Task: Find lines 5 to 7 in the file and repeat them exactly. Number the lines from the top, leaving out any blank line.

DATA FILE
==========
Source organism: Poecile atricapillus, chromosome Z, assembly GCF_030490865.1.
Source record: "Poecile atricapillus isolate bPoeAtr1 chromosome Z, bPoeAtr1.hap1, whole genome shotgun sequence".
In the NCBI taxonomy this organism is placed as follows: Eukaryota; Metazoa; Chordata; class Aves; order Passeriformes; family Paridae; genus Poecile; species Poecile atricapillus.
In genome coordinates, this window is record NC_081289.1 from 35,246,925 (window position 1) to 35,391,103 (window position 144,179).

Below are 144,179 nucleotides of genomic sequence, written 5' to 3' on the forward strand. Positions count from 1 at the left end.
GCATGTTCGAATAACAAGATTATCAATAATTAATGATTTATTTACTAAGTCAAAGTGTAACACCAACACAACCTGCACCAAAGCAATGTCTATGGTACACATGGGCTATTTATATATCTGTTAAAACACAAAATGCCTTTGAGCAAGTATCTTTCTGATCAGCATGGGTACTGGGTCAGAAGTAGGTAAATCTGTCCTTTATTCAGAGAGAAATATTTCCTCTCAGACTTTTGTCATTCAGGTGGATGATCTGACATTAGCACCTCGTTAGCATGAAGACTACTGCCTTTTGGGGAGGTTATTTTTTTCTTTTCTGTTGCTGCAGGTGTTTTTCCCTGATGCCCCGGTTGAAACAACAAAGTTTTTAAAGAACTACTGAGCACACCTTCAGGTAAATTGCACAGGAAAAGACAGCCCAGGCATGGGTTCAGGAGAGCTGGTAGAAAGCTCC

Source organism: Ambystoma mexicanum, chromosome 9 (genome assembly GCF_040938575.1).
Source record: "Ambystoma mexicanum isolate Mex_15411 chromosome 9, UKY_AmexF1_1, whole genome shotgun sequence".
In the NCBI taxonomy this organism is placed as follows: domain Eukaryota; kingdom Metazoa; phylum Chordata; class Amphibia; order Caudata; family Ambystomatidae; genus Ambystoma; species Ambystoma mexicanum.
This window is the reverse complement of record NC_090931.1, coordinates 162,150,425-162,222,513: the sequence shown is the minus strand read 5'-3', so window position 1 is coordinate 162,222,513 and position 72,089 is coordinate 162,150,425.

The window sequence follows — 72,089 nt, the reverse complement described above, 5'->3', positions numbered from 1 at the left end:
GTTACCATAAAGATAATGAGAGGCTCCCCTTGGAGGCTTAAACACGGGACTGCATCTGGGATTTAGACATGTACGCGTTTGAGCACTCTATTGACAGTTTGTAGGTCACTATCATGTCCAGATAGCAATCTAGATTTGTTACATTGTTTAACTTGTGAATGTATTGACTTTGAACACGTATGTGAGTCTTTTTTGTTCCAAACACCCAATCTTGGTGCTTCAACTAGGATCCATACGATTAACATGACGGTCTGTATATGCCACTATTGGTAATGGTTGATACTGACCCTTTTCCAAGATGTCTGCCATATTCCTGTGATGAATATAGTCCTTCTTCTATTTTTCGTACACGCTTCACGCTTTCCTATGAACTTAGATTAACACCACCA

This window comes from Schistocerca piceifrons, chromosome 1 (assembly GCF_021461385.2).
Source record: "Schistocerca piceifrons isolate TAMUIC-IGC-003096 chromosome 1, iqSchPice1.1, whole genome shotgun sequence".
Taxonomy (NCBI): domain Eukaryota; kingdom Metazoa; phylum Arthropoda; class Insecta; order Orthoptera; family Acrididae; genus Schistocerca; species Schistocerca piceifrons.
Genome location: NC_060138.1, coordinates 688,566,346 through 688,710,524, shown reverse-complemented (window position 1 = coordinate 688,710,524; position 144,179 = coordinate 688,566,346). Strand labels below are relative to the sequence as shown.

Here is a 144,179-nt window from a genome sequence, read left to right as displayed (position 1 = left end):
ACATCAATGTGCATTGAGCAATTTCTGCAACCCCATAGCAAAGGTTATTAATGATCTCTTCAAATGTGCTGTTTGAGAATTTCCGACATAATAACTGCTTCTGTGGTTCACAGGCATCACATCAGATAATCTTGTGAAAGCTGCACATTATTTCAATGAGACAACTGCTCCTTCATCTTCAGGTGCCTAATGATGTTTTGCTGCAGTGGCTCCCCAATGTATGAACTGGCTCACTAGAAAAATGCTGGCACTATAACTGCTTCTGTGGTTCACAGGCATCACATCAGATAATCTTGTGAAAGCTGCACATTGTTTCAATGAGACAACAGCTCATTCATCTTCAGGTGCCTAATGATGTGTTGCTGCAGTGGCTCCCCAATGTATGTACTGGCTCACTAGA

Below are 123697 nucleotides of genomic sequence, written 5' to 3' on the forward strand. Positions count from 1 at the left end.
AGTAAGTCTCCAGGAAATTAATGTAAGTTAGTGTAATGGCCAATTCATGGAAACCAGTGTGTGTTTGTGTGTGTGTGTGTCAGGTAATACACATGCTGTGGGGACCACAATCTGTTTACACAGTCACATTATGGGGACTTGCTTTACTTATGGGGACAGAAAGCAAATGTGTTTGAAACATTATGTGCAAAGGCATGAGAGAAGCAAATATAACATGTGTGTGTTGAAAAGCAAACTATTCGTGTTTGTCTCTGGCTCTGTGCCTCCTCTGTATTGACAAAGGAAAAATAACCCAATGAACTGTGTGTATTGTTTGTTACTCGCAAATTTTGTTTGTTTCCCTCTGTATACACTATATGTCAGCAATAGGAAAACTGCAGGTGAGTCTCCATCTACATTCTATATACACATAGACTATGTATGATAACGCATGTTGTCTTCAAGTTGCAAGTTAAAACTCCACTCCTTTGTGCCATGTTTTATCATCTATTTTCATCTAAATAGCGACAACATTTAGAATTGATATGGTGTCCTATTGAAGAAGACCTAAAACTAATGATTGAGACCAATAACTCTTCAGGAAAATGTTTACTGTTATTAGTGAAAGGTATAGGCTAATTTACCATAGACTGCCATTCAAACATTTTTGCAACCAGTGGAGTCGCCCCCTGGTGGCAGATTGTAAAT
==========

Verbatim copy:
Below are 144,179 nucleotides of genomic sequence, written 5' to 3' on the forward strand. Positions count from 1 at the left end.
GCATGTTCGAATAACAAGATTATCAATAATTAATGATTTATTTACTAAGTCAAAGTGTAACACCAACACAACCTGCACCAAAGCAATGTCTATGGTACACATGGGCTATTTATATATCTGTTAAAACACAAAATGCCTTTGAGCAAGTATCTTTCTGATCAGCATGGGTACTGGGTCAGAAGTAGGTAAATCTGTCCTTTATTCAGAGAGAAATATTTCCTCTCAGACTTTTGTCATTCAGGTGGATGATCTGACATTAGCACCTCGTTAGCATGAAGACTACTGCCTTTTGGGGAGGTTATTTTTTTCTTTTCTGTTGCTGCAGGTGTTTTTCCCTGATGCCCCGGTTGAAACAACAAAGTTTTTAAAGAACTACTGAGCACACCTTCAGGTAAATTGCACAGGAAAAGACAGCCCAGGCATGGGTTCAGGAGAGCTGGTAGAAAGCTCC

Source organism: Ambystoma mexicanum, chromosome 9 (genome assembly GCF_040938575.1).